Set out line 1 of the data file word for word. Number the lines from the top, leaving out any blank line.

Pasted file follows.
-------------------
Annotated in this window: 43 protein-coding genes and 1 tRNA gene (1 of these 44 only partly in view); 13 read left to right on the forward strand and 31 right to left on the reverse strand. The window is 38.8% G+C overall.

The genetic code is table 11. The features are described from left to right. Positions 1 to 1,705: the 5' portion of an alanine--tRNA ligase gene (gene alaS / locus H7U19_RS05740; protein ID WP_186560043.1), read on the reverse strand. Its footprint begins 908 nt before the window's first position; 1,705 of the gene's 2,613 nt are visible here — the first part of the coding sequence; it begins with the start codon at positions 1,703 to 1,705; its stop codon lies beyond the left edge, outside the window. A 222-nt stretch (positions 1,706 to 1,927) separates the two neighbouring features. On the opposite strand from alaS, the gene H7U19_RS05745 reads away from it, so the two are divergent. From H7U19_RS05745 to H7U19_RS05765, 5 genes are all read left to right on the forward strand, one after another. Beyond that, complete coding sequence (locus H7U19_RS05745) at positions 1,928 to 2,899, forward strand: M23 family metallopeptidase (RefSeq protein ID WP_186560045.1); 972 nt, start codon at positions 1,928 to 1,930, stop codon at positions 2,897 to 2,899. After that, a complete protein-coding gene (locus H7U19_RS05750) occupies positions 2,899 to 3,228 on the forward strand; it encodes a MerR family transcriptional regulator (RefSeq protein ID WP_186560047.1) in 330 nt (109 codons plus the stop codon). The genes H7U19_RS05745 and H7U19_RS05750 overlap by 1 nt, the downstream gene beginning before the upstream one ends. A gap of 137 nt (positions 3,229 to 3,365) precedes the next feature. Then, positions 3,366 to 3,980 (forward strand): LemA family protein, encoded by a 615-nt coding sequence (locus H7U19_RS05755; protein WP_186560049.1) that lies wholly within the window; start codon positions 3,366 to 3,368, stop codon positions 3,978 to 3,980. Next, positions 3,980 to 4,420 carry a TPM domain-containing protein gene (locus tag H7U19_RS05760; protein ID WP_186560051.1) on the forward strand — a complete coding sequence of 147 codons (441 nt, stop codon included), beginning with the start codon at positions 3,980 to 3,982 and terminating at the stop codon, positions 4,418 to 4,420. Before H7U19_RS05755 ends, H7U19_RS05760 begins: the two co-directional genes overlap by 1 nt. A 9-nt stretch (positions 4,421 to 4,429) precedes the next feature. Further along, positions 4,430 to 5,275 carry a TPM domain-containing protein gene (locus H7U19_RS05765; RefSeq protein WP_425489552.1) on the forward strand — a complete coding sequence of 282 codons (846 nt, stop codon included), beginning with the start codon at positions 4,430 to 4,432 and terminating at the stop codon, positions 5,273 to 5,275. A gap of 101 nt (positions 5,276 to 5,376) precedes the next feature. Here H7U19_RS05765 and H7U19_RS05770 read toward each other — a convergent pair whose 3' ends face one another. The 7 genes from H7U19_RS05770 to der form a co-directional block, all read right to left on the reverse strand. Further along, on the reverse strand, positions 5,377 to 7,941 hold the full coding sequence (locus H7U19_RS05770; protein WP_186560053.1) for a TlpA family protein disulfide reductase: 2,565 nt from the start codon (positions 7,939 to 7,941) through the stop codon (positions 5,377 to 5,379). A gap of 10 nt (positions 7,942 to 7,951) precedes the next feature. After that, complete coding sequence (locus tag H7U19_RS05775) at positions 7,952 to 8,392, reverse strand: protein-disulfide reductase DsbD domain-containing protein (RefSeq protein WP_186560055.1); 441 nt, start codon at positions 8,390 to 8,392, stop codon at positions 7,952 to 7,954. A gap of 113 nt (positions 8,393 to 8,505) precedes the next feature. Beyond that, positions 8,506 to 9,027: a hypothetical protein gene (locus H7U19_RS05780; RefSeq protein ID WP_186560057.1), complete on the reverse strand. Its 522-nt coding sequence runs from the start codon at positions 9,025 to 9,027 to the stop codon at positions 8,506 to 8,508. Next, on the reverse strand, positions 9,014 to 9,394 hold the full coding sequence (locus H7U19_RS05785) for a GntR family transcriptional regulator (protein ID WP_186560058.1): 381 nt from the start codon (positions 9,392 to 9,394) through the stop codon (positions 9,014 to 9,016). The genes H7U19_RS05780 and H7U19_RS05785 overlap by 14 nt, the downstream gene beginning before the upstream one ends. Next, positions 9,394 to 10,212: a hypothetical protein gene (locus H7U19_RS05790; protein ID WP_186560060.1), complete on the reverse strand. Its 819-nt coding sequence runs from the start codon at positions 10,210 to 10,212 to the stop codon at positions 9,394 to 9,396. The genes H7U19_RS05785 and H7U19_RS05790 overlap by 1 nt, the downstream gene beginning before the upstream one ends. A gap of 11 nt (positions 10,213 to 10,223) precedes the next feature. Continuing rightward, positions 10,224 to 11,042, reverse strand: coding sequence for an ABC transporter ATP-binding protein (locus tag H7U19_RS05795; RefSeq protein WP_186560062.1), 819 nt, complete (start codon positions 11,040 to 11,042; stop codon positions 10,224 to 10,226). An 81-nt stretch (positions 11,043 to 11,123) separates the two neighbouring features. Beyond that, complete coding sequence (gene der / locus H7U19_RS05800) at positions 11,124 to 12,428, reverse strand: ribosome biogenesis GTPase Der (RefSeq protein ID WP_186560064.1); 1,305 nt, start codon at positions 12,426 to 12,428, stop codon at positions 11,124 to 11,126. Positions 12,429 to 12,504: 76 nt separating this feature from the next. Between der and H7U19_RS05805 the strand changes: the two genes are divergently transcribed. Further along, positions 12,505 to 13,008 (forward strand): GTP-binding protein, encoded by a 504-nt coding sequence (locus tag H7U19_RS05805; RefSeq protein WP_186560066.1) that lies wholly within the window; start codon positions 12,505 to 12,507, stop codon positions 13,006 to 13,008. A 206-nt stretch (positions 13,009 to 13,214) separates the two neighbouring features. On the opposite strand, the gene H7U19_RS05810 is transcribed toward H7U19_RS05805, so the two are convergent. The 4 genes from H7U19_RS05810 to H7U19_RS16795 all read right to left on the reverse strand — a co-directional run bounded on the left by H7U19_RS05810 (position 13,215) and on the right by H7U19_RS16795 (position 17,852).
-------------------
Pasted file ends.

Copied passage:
Annotated in this window: 43 protein-coding genes and 1 tRNA gene (1 of these 44 only partly in view); 13 read left to right on the forward strand and 31 right to left on the reverse strand. The window is 38.8% G+C overall.